Under direction from the White House, the Transportation Security Administration (TSA) plans to divert more than 600 workers from airport security to enforce immigration policies along the southern border.
Meanwhile, several airport security vulnerabilities identified in numerous reports by the inspector general and Government Accountability Office remain unresolved, lawmakers heard on Tuesday at a hearing of the House Committee on Oversight and Reform.
The hearing was intended to raise questions about the security reports and why they remain unresolved, and whether they were affected by Donald Trump's drive to secure the southern border against illegal immigration.
Nearly 200 TSA security personnel have already been dispatched, along with 172 federal air marshals, said the committee's chairman, representative Elijah Cummings, D-Md.
Mr Cummings said an additional 294 TSA employees - from an overall workforce of 63,000 TSA personnel - were about to be dispatched to the border.
"It will have no effect on aviation security," TSA administrator David Pekoske told the committee. "Border security is national security. This is a crisis. I have to balance off the risk at the southern border with the need to keep airports staffed."
Mr Cummings said, "Today, nearly 20 years after the terrible attacks of 11 September 2001, we are holding this hearing to examine why urgent warnings from independent auditors about security vulnerabilities at the Transportation Security Administration have been languishing for years without being resolved."
He pointed to a report released by the Government Accountability Office two months ago that said none of the "nine security vulnerabilities identified through covert tests" since 2015 "had been formally resolved" as of September 2018.
"Unfortunately, this is part of a larger trend," Mr Cummings said. "TSA also has failed to address warnings from the inspector general. As of this month, 37 recommendations made by the inspector general from 12 reports on aviation security remain open and unfulfilled. Several of those are many years old."
The hearing bristled with partisan contention, with top Republican representative Jim Jordan of Ohio responding: "The chairman is asking why the administration is sending TSA personnel to the border? Because there's a crisis."
Mr Jordan said that a single drug bust on the southern border seized "enough fentanyl to kill 57 million Americans."
Mr Cummings questioned the White House's priorities.
"The administration is not helping aviation security. They are harming it," he said. "Let me put this quite starkly: On the one hand TSA has dozens of security vulnerabilities that have languished for years, but the Trump administration is asking Congress for 700 more TSA screeners to handle huge increases in air travel. Yet on the other hand, the Trump administration is taking more than 350 of these critical TSA employees, diverting them away from their primary responsibilities . . . and sending them to the southern border."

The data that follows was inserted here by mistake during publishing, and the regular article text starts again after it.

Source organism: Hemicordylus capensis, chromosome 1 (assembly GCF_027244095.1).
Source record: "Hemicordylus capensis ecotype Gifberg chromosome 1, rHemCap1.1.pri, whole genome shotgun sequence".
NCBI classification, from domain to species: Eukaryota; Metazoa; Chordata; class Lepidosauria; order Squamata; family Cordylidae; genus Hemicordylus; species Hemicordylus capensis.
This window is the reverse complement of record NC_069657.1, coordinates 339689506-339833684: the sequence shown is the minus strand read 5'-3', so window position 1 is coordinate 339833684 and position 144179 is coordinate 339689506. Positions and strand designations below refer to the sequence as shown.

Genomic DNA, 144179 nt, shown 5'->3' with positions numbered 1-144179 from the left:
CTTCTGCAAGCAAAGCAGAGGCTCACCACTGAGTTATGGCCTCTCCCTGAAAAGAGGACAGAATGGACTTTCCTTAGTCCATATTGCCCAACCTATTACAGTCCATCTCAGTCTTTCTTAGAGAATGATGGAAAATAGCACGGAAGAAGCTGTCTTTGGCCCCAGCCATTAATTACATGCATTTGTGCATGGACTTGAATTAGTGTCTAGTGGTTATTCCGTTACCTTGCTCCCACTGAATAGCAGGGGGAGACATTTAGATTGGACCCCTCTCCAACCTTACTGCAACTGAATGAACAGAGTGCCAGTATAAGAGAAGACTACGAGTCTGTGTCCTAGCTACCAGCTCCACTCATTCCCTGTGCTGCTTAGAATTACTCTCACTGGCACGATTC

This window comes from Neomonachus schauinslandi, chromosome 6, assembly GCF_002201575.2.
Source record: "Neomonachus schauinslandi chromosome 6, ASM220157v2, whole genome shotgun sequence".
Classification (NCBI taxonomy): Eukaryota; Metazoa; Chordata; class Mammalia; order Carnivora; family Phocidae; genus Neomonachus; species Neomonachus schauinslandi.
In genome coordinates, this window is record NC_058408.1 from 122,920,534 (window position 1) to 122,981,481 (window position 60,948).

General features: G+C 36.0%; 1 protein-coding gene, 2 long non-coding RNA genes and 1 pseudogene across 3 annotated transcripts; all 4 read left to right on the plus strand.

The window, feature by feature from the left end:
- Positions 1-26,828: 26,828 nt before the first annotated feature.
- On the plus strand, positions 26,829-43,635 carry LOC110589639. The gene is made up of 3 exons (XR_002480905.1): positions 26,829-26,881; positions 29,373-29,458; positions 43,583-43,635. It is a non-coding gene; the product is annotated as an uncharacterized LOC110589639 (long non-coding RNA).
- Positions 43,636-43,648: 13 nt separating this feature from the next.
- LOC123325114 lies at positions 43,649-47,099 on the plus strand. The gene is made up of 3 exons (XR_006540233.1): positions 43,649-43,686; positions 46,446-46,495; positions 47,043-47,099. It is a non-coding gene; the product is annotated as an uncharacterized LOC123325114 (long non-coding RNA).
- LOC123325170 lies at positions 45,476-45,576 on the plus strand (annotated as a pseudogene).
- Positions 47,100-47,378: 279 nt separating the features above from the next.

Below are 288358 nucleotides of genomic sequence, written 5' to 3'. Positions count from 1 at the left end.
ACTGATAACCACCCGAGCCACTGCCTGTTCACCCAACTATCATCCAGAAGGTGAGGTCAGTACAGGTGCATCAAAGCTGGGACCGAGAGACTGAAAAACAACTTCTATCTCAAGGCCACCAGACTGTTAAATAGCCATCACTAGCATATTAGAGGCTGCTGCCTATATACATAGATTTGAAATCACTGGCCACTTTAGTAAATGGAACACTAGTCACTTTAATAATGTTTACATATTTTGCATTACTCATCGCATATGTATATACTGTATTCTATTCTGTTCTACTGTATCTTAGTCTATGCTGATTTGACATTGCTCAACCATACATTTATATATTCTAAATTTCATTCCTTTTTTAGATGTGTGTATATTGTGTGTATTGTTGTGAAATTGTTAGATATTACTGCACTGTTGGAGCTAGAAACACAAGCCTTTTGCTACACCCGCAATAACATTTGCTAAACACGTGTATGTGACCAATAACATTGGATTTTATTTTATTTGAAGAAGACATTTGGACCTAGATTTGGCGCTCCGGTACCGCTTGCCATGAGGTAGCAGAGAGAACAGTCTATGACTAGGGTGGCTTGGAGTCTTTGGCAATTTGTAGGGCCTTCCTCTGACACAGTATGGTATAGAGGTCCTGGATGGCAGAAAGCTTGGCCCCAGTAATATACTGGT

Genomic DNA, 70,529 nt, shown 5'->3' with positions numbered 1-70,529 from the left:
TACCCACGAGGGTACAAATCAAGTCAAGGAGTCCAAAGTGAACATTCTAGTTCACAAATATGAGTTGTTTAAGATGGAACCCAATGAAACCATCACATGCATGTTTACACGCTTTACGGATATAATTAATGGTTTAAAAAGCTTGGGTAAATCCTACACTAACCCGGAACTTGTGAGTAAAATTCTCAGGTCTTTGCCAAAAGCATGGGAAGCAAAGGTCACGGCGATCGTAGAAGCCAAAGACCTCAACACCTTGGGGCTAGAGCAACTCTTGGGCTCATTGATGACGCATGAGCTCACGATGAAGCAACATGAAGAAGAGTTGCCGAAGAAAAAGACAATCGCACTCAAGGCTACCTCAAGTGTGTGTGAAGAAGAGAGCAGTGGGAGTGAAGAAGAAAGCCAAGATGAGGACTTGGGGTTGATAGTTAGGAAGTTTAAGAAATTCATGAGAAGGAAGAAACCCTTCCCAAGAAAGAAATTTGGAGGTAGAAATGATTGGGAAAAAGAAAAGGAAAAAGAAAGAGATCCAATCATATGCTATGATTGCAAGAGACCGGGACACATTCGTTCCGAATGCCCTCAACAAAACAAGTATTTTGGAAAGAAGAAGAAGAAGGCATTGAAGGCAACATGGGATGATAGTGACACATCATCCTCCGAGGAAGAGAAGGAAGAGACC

Representative Gerald Connolly, D-Va, pressed the issue.
"I guess it seems counterintuitive that we would actually use TSA people to go down to the border," Mr Connolly said. "What is it that they're going to do down there? What is the expertise they bring to protecting or securing the border? Doesn't it take away from your mission?"
Mr Pekoske said it did not.
"We have a total of 350 or 400 people assigned to southwest border operations," he said.
This is not the first time there have been reports that undercover operatives penetrated TSA checkpoints.
In 2015, the then-acting TSA administrator Melvin Carraway was reassigned after the Department of Homeland Security (DHS) revealed that undercover agents were able to slip by TSA checkpoints 67 times when carrying bogus bombs or illegal weapons.
Two years later, the DHS inspector general's office issued a classified report that showed "identified vulnerabilities with TSA's screener performance, screening equipment, and associated procedures." And last year, another classified report by the inspector general questioned whether the TSA's Federal Air Marshal Service was effective.
Finally, an inspector general report in February "identified vulnerabilities with various airport access control points and associated access control procedures."
Mr Pekoske, who had been on the job as TSA's head for about three months in 2017, testified that year before a closed-door hearing of the House Committee on Homeland Security. Tuesday's hearing was the first open airing of concerns by the Oversight Committee.
In Tuesday's testimony, Mr Pekoske said: "Overall, the TSA has taken significant efforts to address the GAO and IG recommendations as quickly as possible. We have already submitted to the GAO requests for closure of four of the nine recommendations" on covert testing.
"As for the remainder, I'm committed to getting them closed as quickly as possible," he said.
The TSA oversees screening operations of about 2 million passengers each day. They perform the service at about 440 airports, where airlines operate about 25,600 domestic and international flights each day.
The Washington Post
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